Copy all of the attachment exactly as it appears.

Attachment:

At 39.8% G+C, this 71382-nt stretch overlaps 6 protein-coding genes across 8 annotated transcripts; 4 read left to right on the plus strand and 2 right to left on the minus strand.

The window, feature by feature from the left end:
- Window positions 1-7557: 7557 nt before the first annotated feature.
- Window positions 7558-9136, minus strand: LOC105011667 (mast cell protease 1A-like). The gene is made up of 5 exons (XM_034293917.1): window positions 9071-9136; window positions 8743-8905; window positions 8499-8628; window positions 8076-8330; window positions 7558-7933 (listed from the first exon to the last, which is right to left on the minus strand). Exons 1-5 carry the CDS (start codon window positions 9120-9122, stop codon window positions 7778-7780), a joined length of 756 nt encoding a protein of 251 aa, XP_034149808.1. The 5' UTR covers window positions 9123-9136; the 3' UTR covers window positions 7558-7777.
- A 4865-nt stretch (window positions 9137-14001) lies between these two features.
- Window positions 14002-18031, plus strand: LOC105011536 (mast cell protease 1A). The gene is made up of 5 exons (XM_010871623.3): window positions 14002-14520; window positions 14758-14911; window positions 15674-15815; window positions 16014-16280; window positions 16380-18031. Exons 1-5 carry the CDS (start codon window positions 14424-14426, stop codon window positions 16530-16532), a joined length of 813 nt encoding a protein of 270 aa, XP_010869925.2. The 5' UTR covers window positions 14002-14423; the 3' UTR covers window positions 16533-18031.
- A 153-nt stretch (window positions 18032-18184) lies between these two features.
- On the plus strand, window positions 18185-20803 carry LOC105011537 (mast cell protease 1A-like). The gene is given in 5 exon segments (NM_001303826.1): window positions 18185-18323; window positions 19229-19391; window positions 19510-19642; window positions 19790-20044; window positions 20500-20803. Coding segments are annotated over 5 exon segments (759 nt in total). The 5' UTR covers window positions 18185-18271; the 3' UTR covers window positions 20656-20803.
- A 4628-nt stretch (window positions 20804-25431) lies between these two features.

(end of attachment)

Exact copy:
At 39.8% G+C, this 71382-nt stretch overlaps 6 protein-coding genes across 8 annotated transcripts; 4 read left to right on the plus strand and 2 right to left on the minus strand.

The window, feature by feature from the left end:
- Window positions 1-7557: 7557 nt before the first annotated feature.
- Window positions 7558-9136, minus strand: LOC105011667 (mast cell protease 1A-like). The gene is made up of 5 exons (XM_034293917.1): window positions 9071-9136; window positions 8743-8905; window positions 8499-8628; window positions 8076-8330; window positions 7558-7933 (listed from the first exon to the last, which is right to left on the minus strand). Exons 1-5 carry the CDS (start codon window positions 9120-9122, stop codon window positions 7778-7780), a joined length of 756 nt encoding a protein of 251 aa, XP_034149808.1. The 5' UTR covers window positions 9123-9136; the 3' UTR covers window positions 7558-7777.
- A 4865-nt stretch (window positions 9137-14001) lies between these two features.
- Window positions 14002-18031, plus strand: LOC105011536 (mast cell protease 1A). The gene is made up of 5 exons (XM_010871623.3): window positions 14002-14520; window positions 14758-14911; window positions 15674-15815; window positions 16014-16280; window positions 16380-18031. Exons 1-5 carry the CDS (start codon window positions 14424-14426, stop codon window positions 16530-16532), a joined length of 813 nt encoding a protein of 270 aa, XP_010869925.2. The 5' UTR covers window positions 14002-14423; the 3' UTR covers window positions 16533-18031.
- A 153-nt stretch (window positions 18032-18184) lies between these two features.
- On the plus strand, window positions 18185-20803 carry LOC105011537 (mast cell protease 1A-like). The gene is given in 5 exon segments (NM_001303826.1): window positions 18185-18323; window positions 19229-19391; window positions 19510-19642; window positions 19790-20044; window positions 20500-20803. Coding segments are annotated over 5 exon segments (759 nt in total). The 5' UTR covers window positions 18185-18271; the 3' UTR covers window positions 20656-20803.
- A 4628-nt stretch (window positions 20804-25431) lies between these two features.